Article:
- Small number of dedicated users: These are a small group of users who can help to outline the system and who profits from the system. Since these groups are willing to invest their own time to learn the system, functionality is the main priority.
- General use within an organisation: In regards to the system, this group of users are generally much larger, but they can be less motivated. These types of systems tend to support the organisation rather than contributing to the business. For example time tracking and benefits management.
- Large audience with high interest: The ePS system must have a large audience that are extremely involved. These users may be unconnected from one another. The users may log on to the system to exchange information e.g. the E-Prescriptions or to collaborate information about the patients and the medicine.
- Huge audience with low interest: In terms of the ePS system, it must attract and serve indecisive audience. If the ePS system runs slowly and wastes the audiences time it will cause the audience to be disengaged.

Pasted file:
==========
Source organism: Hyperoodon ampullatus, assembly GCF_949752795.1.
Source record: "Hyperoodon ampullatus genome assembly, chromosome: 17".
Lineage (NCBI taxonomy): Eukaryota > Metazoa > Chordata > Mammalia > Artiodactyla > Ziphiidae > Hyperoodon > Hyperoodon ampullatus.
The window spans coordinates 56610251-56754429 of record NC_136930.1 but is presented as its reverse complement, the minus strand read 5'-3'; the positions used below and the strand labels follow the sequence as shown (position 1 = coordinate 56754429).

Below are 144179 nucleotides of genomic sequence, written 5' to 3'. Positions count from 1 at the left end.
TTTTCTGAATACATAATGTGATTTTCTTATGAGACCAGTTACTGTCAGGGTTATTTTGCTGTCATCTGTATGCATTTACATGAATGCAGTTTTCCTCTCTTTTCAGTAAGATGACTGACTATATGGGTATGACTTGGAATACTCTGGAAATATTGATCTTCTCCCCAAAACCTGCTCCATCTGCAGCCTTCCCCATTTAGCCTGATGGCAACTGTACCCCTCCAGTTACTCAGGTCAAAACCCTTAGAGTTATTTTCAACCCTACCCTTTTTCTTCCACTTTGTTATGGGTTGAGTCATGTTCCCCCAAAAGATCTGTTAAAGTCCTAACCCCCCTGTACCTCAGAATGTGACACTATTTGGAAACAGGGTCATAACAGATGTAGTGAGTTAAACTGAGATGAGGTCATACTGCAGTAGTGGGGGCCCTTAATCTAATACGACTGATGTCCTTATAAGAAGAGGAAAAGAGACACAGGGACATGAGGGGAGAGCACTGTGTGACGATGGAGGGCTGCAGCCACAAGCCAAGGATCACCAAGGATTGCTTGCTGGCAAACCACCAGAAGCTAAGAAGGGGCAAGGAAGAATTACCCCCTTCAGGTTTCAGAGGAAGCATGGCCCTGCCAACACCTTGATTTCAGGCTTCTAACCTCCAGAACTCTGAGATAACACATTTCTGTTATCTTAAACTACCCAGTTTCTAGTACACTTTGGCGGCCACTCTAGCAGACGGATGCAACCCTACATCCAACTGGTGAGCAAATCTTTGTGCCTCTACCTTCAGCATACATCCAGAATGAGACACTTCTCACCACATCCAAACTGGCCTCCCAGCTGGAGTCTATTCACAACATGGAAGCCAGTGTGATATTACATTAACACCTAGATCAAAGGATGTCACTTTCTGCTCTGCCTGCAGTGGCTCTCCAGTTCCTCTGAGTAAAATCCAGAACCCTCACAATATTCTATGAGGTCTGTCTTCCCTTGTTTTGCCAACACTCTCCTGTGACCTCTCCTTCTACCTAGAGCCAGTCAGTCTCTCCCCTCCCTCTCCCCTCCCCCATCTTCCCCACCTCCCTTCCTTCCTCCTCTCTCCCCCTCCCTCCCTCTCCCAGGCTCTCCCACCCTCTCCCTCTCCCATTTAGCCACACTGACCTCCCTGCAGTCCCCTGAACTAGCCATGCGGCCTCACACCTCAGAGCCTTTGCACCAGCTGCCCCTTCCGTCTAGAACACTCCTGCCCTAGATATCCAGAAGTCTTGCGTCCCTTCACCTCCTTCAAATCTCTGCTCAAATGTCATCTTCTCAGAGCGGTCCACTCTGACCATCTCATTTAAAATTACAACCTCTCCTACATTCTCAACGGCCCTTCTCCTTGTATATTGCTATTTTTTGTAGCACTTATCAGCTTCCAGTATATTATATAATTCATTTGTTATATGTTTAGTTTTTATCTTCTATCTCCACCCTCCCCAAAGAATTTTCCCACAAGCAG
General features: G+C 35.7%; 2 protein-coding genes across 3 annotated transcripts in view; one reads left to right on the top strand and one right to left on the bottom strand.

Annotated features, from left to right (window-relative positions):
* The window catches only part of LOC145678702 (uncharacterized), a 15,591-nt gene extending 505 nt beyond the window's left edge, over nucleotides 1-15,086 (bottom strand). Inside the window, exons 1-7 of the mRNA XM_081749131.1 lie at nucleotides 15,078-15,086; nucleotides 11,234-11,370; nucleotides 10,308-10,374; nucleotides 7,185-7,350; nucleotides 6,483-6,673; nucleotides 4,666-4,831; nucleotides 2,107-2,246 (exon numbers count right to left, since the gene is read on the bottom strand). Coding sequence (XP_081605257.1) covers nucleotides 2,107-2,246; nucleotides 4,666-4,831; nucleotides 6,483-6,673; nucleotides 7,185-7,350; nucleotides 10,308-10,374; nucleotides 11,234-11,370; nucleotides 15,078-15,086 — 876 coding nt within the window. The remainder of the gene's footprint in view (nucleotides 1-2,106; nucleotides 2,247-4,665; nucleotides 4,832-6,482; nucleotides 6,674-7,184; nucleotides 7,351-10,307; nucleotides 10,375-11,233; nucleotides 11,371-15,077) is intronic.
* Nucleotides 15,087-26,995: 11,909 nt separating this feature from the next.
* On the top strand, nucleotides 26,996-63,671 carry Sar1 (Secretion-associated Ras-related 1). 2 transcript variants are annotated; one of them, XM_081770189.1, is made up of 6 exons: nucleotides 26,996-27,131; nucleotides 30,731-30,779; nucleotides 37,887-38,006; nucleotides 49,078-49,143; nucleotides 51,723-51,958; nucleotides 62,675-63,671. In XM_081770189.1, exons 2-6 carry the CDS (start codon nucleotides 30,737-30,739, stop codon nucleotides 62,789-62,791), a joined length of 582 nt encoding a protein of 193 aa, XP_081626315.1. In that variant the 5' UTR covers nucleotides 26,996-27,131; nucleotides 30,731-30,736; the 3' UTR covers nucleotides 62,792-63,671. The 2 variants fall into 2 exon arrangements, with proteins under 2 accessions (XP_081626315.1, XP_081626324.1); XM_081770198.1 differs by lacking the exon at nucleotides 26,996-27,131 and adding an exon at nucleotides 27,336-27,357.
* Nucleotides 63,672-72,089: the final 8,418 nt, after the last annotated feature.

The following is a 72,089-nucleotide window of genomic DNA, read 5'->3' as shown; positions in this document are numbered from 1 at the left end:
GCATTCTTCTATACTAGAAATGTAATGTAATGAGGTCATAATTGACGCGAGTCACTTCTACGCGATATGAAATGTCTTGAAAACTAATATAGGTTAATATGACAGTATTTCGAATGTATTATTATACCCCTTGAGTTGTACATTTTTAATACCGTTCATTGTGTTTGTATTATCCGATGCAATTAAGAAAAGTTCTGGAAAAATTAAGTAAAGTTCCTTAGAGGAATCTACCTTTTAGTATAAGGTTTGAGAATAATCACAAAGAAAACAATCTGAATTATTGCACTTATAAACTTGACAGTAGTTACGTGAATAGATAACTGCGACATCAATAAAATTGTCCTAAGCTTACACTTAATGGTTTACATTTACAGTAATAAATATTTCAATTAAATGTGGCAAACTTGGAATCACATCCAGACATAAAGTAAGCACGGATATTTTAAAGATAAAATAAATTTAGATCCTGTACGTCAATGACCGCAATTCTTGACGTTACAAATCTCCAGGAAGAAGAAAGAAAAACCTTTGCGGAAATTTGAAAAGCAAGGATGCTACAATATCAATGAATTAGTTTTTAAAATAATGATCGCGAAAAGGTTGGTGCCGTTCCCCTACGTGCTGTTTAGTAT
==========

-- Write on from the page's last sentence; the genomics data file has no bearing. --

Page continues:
The bandwidth available is also another crucial factor when selecting technologies. Certain groups of technologies can allow developers to meet low bandwidth restrictions. However, other technologies make bandwidth constraints worse. The categories for bandwidth restrictions are as follows:
- Dial-Up connection: The dial-up connection is now the least common type of connection to the internet. However, Dial-Up connection is suitable for systems that let users view text, images and to enter data. This would be suitable for the ePS system when the user logs in and loads the ADR report form. The ADR report will load up on a web page.